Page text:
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You wouldn't print a book or launch a web site without proofing and testing them first to make sure that everything came out the way you wanted. The same goes for DPS projects. After you build folios and articles, it's important that you preview them. You can quickly get a sense of the look and feel of your publication by previewing it in the Content Viewer application. The Adobe Content Viewer is a separate application from InDesign. It comes in both mobile and desktop versions. The desktop version of the content viewer is an AIR application that's automatically installed when you install the Folio Producer tools.
If you want to preview your folios on your mobile device then you can download the mobile version of the Content Viewer for free from the app stores for your device. In order to preview a folio with the desktop viewer the articles in the folio must all have the same aspect ratio and orientation. So you won't be able to preview a folio that has both a horizontal only article and a dual-orientation article. In this situation you could just preview the articles individually, but you couldn't preview any links between articles. Another limitation of the desktop viewer is that it doesn't support articles that use the PDF image format, but even with those limitations it's very useful to preview articles and folios in the desktop viewer.
To do this I'm going to go into my Folio Builder panel and what I preview depends on what I have selected in the panel. If I select a folio, I'll preview the folio. If I select an article I'll preview the article. Here I'd like to preview the whole folio. So I'll go up a level to the folio level. Now I'll click Preview > Preview on Desktop. This launches the Content Viewer application where I can see my folio, I can swipe through the pages, I can view it at different sizes, so I can fit it inside my screen.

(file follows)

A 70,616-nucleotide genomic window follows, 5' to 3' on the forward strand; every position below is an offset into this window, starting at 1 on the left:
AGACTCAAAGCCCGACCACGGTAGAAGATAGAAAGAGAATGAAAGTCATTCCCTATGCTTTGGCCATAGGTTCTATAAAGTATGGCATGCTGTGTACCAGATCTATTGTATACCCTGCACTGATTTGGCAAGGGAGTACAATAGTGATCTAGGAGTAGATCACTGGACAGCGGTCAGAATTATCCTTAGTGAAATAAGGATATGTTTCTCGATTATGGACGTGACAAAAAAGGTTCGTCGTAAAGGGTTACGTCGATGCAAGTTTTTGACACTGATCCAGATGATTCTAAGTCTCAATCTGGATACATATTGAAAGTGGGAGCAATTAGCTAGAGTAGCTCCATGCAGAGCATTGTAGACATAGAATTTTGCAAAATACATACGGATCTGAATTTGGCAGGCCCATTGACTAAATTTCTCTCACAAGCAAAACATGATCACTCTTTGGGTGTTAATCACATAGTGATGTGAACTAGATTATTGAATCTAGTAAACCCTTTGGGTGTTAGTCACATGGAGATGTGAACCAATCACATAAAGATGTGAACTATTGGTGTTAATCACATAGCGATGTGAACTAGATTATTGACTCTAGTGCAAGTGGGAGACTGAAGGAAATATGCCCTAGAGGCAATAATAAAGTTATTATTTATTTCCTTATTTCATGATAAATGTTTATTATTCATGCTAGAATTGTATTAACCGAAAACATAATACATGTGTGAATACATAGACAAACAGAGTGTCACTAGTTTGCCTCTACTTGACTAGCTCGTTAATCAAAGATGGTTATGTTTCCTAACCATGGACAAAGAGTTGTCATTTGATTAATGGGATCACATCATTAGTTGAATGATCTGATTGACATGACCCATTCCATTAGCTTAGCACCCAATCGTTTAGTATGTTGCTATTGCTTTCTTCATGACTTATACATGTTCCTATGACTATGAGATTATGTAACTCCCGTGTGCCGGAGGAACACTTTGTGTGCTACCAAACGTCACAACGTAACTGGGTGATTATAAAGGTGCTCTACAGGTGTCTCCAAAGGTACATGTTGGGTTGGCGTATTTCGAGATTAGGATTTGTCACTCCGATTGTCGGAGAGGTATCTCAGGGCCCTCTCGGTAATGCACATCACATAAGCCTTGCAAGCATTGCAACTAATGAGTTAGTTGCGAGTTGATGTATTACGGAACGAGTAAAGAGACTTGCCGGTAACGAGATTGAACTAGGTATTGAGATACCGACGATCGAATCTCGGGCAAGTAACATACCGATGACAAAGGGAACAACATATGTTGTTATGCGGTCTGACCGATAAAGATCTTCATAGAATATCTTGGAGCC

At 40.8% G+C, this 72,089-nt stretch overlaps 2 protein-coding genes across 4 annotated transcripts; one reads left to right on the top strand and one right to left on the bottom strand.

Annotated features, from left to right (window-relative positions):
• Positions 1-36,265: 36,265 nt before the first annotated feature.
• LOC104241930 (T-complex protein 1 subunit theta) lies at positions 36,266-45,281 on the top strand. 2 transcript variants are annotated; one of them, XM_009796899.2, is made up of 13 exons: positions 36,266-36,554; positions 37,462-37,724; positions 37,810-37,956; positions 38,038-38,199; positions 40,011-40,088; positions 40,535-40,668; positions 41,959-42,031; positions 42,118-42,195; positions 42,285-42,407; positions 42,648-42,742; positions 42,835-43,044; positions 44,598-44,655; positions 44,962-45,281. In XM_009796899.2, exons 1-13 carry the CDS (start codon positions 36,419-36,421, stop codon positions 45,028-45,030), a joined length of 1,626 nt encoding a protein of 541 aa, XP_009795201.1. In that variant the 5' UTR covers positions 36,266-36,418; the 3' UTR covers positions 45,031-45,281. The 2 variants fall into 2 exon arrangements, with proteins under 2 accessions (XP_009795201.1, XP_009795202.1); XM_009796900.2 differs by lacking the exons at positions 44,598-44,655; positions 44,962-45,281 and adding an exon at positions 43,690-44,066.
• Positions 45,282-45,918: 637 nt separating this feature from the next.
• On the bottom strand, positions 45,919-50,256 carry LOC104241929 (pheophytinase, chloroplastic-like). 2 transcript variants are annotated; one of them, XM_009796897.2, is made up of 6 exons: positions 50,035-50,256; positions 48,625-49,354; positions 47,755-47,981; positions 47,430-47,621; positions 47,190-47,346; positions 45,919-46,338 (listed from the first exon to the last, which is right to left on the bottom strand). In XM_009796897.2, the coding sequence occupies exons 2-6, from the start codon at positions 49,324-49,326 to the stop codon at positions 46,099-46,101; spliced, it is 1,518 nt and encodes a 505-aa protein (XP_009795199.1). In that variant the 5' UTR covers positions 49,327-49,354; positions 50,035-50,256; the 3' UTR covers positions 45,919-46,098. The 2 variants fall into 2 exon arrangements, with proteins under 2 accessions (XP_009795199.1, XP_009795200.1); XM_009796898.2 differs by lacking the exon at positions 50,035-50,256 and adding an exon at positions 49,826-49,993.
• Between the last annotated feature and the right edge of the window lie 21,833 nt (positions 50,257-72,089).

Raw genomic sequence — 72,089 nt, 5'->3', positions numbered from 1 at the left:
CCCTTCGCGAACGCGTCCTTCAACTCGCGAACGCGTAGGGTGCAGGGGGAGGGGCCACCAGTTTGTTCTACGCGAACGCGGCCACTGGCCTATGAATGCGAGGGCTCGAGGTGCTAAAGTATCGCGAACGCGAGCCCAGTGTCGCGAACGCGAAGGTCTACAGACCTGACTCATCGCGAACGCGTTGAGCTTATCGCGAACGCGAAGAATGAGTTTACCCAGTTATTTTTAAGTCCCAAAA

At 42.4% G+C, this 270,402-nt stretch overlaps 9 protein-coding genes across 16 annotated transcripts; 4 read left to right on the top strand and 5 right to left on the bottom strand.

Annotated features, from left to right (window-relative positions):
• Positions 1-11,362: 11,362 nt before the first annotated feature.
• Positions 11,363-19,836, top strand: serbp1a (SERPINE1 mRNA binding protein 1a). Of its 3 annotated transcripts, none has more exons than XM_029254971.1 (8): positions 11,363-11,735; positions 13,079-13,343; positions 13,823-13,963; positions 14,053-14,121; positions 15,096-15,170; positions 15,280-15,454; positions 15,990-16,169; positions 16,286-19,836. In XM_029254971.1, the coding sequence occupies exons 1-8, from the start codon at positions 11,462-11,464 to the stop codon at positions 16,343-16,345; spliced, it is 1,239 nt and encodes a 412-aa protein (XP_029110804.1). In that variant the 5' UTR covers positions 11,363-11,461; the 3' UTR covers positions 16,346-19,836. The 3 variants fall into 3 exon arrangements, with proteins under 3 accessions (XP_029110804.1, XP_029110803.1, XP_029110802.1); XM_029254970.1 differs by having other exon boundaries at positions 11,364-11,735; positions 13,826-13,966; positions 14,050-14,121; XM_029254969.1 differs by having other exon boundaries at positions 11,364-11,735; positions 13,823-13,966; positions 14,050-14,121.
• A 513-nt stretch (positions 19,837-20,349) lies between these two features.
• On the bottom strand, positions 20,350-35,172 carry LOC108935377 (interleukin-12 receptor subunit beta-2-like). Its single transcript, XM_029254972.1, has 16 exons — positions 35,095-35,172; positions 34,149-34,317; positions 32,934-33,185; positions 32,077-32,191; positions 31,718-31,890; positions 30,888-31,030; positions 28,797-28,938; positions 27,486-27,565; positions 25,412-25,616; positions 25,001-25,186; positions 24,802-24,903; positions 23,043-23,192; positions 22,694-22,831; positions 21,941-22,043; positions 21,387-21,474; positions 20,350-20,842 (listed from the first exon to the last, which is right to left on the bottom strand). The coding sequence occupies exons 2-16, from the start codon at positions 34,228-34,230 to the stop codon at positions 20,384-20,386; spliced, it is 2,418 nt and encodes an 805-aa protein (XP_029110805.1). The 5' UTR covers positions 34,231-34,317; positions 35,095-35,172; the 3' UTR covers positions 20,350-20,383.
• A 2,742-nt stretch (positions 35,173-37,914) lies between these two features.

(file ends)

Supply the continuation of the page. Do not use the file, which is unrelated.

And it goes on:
I can test buttons and links, swipe in- between the articles, and I can navigate. Here I can see the title and the byline and the description. I can swipe in between and click to navigate to an article. There is really a plenty of different ways to navigate and see your content, and since this was a dual-orientation folio, I can view it in either portrait or landscape.
Let's close the Content Viewer and go back to InDesign and look at some other ways we can preview. One is through the File menu where I can just choose File > Folio Preview to preview the current document in the Content Viewer. I can still view the different orientations, but I can't go to different articles since I just previewed this one article. Also, if I go back to that menu I can see right under Folio Preview I have Folio Preview Settings. These are going to control what I see when I choose Folio Preview.
So let's take a quick look at those; and I can choose a format, JPEG, PNG, or Auto, and if I choose Auto or JPEG I can choose a quality and I can choose to preview just the current layout or all layouts in the document. Another way to preview DPS content is through the Folio Overlays panel. So if I select my scrollable frame here and go to the Folio Overlays panel, I can see that there's a Preview button down in the bottom left. I can click that and I can preview the current document regardless of whether or not it's included in the folio.
The entire document is exported and previewed in the desktop viewer, and again since I'm just previewing one document I won't have access to other articles in a folio since those would have to come from other documents. The only way to preview an entire folio in the desktop Content Viewer is through the Folio Builder panel. Now that we've made our folio and previewed it locally it's time to take the next step towards publishing it to tablet devices and that is to use the Folio Producer tools.
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